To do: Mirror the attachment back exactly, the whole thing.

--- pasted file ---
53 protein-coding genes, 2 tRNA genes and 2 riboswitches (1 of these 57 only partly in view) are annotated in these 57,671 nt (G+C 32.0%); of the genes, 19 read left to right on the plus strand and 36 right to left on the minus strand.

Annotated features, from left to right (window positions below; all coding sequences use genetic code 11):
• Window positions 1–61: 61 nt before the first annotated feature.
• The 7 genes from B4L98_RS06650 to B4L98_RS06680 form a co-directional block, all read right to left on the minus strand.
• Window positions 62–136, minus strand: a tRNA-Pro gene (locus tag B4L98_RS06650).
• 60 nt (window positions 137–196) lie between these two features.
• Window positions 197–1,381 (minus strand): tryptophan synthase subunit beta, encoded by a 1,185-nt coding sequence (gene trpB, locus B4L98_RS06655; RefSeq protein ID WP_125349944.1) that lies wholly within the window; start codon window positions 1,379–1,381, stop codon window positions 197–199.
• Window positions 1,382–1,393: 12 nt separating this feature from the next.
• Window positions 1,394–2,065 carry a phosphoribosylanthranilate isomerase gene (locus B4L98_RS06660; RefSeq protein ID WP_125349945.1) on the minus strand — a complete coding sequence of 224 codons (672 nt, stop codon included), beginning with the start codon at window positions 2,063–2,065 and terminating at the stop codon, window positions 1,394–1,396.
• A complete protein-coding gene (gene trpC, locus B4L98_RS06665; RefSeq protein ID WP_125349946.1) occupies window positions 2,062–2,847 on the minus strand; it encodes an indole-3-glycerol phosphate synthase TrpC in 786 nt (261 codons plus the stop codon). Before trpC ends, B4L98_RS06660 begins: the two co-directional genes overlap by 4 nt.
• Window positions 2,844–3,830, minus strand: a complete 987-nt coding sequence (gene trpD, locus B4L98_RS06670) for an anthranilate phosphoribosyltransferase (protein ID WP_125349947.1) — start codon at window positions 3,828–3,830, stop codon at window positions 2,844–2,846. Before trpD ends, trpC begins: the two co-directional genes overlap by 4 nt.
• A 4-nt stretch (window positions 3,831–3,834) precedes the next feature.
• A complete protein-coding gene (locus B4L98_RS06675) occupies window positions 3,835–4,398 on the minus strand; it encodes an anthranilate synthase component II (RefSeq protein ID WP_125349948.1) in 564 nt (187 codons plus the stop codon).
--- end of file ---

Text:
53 protein-coding genes, 2 tRNA genes and 2 riboswitches (1 of these 57 only partly in view) are annotated in these 57,671 nt (G+C 32.0%); of the genes, 19 read left to right on the plus strand and 36 right to left on the minus strand.

Annotated features, from left to right (window positions below; all coding sequences use genetic code 11):
• Window positions 1–61: 61 nt before the first annotated feature.
• The 7 genes from B4L98_RS06650 to B4L98_RS06680 form a co-directional block, all read right to left on the minus strand.
• Window positions 62–136, minus strand: a tRNA-Pro gene (locus tag B4L98_RS06650).
• 60 nt (window positions 137–196) lie between these two features.
• Window positions 197–1,381 (minus strand): tryptophan synthase subunit beta, encoded by a 1,185-nt coding sequence (gene trpB, locus B4L98_RS06655; RefSeq protein ID WP_125349944.1) that lies wholly within the window; start codon window positions 1,379–1,381, stop codon window positions 197–199.
• Window positions 1,382–1,393: 12 nt separating this feature from the next.
• Window positions 1,394–2,065 carry a phosphoribosylanthranilate isomerase gene (locus B4L98_RS06660; RefSeq protein ID WP_125349945.1) on the minus strand — a complete coding sequence of 224 codons (672 nt, stop codon included), beginning with the start codon at window positions 2,063–2,065 and terminating at the stop codon, window positions 1,394–1,396.
• A complete protein-coding gene (gene trpC, locus B4L98_RS06665; RefSeq protein ID WP_125349946.1) occupies window positions 2,062–2,847 on the minus strand; it encodes an indole-3-glycerol phosphate synthase TrpC in 786 nt (261 codons plus the stop codon). Before trpC ends, B4L98_RS06660 begins: the two co-directional genes overlap by 4 nt.
• Window positions 2,844–3,830, minus strand: a complete 987-nt coding sequence (gene trpD, locus B4L98_RS06670) for an anthranilate phosphoribosyltransferase (protein ID WP_125349947.1) — start codon at window positions 3,828–3,830, stop codon at window positions 2,844–2,846. Before trpD ends, trpC begins: the two co-directional genes overlap by 4 nt.
• A 4-nt stretch (window positions 3,831–3,834) precedes the next feature.
• A complete protein-coding gene (locus B4L98_RS06675) occupies window positions 3,835–4,398 on the minus strand; it encodes an anthranilate synthase component II (RefSeq protein ID WP_125349948.1) in 564 nt (187 codons plus the stop codon).